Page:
This is where the flu has been hitting Germany hardest

In the first week of February alone, 14,000 new cases of influenza were confirmed in Germany, bringing the total since October up to 43,000, while there have been more than 100 deaths.

This is where the flu has been hitting Germany hardest
Photo: DPA

Influenza infections hit a high in the week up to February 5th, with 14,000 new cases confirmed and 32 larger outbreaks reported.

“A lot of people are complaining of respiratory problems that are generally caused by influenza,” said Silke Buda from the Robert Koch Institute.

The virus has already caused 126 deaths, almost exclusively of patients older than 60. Only school children are more likely than pensioners to become infected.

The influenza is of the type H3N3, which also spread through the country in the winter of 2014-15

Buda cautions that the virus is most at home in places where there are large crowds of people, such as in kindergarten, at school, or in care homes for the elderly.

In Bavaria and Baden-Württemberg the outbreak was most severe over the first week of February. Between January 30th and February 5th, 6,275 people were confirmed as being infected in the wealthy southern states.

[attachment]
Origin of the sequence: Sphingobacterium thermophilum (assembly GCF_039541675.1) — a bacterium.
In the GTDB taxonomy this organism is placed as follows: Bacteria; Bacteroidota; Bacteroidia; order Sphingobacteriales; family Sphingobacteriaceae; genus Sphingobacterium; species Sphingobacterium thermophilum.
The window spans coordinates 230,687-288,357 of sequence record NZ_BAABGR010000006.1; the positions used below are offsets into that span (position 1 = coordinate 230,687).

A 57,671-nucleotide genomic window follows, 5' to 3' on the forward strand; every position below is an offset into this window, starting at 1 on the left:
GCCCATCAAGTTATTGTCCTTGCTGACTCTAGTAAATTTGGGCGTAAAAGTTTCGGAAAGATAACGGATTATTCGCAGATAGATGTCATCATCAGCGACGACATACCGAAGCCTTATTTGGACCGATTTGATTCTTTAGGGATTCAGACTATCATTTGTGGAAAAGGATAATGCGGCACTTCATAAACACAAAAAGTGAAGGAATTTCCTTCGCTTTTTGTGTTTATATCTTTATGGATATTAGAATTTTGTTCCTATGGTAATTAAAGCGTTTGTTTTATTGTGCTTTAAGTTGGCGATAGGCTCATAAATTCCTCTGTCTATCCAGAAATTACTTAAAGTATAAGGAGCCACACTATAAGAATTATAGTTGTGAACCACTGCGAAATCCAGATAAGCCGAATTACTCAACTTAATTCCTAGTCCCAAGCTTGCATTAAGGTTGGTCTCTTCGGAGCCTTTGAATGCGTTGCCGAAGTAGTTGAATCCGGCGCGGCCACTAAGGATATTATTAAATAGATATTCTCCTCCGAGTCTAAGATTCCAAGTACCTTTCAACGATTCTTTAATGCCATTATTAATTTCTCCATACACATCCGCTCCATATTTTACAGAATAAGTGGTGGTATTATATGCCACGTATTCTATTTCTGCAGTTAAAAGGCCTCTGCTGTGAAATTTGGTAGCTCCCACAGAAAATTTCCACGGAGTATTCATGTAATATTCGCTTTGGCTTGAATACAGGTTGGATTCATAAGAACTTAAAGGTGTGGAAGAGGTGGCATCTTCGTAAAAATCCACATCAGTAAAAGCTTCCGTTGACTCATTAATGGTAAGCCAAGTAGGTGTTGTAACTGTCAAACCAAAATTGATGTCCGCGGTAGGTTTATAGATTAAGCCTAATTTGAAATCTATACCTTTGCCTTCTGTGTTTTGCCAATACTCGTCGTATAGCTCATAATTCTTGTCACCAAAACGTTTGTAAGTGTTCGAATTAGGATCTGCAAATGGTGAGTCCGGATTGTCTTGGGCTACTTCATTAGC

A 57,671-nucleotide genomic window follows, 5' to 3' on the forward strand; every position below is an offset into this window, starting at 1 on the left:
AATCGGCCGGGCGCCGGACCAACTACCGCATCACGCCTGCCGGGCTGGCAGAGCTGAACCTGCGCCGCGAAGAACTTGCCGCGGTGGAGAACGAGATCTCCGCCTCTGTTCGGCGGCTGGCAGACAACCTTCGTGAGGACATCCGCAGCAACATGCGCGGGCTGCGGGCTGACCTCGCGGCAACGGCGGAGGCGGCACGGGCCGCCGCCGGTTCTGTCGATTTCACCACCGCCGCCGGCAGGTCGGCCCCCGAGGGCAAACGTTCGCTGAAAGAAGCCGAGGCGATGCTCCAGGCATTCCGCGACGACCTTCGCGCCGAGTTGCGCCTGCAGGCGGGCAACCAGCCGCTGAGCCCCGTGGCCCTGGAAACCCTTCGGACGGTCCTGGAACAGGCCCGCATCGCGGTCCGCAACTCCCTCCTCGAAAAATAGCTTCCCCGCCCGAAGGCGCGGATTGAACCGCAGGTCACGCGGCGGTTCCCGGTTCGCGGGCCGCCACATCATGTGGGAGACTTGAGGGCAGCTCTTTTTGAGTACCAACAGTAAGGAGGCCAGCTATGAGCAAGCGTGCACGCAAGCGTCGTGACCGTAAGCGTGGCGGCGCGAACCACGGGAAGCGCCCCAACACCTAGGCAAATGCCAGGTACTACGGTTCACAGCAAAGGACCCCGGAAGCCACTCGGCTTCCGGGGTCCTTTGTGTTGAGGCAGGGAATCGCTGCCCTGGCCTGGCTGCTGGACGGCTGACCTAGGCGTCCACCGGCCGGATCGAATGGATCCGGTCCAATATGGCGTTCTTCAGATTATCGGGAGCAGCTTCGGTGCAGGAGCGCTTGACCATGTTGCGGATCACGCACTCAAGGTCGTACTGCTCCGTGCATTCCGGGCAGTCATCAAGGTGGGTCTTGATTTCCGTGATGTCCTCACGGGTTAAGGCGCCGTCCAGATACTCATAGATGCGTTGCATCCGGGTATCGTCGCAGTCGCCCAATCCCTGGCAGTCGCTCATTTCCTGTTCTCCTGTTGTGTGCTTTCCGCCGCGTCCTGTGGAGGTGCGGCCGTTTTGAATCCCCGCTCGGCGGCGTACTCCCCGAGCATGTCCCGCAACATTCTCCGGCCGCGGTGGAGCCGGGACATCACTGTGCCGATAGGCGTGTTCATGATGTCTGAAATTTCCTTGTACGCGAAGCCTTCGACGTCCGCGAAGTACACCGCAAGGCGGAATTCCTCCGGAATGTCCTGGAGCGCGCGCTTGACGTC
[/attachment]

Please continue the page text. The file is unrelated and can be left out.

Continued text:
Eastern Germany was also hard hit. The five former states of East Germany plus Berlin have had 5,455 new cases.

The west has been less affected, with 2,529 new cases from Saarland up to North Rhine-Westphalia.

There is also no evidence that Carnival celebrations, most famously held in Cologne, will contribute to a spike in new cases.

“We have noticed though that school holidays have an effect in slowing down the spread of the virus,” says Buda

The northwest of Germany has so far escaped the worst clutches of Die Grippe. Only 1,115 new cases were reported in the first week of February.

Where the flu has hit hardest:

This map shows which areas had the most cases. States are grouped by regions.

Infografik: Wo die Grippewelle zuschlägt | Statista
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